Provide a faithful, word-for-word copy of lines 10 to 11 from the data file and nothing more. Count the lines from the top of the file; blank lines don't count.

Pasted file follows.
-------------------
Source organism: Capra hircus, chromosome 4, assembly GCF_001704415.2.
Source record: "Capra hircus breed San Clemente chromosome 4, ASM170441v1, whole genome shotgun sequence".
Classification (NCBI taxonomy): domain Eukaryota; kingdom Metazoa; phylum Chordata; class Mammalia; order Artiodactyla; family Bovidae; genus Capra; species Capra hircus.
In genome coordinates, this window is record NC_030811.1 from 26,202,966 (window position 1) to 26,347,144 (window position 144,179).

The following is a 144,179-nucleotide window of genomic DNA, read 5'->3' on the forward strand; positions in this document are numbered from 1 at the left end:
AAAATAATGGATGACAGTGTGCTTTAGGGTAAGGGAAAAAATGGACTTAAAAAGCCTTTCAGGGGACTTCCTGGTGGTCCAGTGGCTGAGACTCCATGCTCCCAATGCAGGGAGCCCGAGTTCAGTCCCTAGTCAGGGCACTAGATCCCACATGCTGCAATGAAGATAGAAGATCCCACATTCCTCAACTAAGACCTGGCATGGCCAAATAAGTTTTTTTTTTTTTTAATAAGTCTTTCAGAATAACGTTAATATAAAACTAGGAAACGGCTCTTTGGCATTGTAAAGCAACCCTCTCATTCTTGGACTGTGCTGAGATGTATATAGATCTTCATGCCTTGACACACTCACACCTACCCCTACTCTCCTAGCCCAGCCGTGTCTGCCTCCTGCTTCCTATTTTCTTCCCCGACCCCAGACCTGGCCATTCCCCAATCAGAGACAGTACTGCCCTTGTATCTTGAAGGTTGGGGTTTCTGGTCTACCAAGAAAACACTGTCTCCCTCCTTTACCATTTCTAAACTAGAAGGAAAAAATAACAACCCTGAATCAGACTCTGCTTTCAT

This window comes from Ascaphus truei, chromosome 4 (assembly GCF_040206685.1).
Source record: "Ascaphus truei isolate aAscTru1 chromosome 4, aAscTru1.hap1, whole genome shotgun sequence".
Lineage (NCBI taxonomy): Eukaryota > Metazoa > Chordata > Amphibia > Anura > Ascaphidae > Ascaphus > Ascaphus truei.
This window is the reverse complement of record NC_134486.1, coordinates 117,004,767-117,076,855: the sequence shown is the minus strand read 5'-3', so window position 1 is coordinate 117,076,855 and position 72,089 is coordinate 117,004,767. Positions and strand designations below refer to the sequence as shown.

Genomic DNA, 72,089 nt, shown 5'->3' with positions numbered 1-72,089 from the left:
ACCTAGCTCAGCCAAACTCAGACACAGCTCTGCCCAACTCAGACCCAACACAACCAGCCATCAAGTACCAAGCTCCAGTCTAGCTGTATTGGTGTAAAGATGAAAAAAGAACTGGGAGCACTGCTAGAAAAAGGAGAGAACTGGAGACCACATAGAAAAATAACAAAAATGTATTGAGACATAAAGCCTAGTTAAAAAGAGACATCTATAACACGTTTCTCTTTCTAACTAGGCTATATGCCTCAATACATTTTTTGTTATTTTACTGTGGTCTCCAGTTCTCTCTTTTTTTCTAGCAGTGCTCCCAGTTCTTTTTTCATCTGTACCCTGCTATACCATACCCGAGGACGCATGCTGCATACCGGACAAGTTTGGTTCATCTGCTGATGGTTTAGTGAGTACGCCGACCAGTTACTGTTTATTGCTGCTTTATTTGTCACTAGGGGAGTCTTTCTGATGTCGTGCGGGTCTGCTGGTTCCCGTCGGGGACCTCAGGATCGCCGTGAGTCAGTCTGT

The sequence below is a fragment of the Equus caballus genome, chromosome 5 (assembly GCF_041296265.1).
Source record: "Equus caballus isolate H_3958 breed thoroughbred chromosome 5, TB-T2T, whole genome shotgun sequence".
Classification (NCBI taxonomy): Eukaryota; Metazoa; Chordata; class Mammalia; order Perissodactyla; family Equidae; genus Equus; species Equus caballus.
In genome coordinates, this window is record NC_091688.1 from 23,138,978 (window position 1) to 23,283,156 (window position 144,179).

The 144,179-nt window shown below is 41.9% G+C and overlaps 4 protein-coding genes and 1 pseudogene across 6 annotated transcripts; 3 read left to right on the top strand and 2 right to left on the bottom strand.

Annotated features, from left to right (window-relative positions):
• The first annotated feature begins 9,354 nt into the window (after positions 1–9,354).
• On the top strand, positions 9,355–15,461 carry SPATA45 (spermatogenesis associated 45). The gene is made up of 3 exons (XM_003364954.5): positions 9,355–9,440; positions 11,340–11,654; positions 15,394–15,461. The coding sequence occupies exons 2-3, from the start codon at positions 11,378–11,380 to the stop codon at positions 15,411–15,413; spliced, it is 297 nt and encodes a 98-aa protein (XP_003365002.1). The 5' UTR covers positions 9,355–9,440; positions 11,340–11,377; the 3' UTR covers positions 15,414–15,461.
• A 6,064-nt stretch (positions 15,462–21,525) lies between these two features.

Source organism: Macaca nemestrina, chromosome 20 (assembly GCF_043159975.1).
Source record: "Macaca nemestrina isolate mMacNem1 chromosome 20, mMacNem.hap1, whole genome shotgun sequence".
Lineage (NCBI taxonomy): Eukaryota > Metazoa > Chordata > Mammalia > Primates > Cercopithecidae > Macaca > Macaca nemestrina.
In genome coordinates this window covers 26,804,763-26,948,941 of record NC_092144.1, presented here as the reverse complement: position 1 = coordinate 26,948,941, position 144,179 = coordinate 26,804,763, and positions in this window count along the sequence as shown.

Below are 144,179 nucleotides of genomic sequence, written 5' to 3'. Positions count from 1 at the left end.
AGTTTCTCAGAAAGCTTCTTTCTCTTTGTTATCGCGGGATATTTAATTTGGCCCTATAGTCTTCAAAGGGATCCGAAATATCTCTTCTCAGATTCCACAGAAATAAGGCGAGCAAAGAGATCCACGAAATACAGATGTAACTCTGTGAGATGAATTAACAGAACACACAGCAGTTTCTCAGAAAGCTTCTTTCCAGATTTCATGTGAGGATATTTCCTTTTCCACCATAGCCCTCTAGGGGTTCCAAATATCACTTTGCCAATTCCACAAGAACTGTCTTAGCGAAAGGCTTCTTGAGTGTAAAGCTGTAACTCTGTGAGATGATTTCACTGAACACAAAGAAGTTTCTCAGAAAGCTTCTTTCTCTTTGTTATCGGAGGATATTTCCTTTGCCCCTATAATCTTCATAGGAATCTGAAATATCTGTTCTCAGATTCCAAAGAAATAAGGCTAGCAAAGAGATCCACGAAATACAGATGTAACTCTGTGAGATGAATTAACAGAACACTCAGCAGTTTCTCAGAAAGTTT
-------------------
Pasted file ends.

This window is the reverse complement of record NC_134486.1, coordinates 117,004,767-117,076,855: the sequence shown is the minus strand read 5'-3', so window position 1 is coordinate 117,076,855 and position 72,089 is coordinate 117,004,767. Positions and strand designations below refer to the sequence as shown.

Genomic DNA, 72,089 nt, shown 5'->3' with positions numbered 1-72,089 from the left: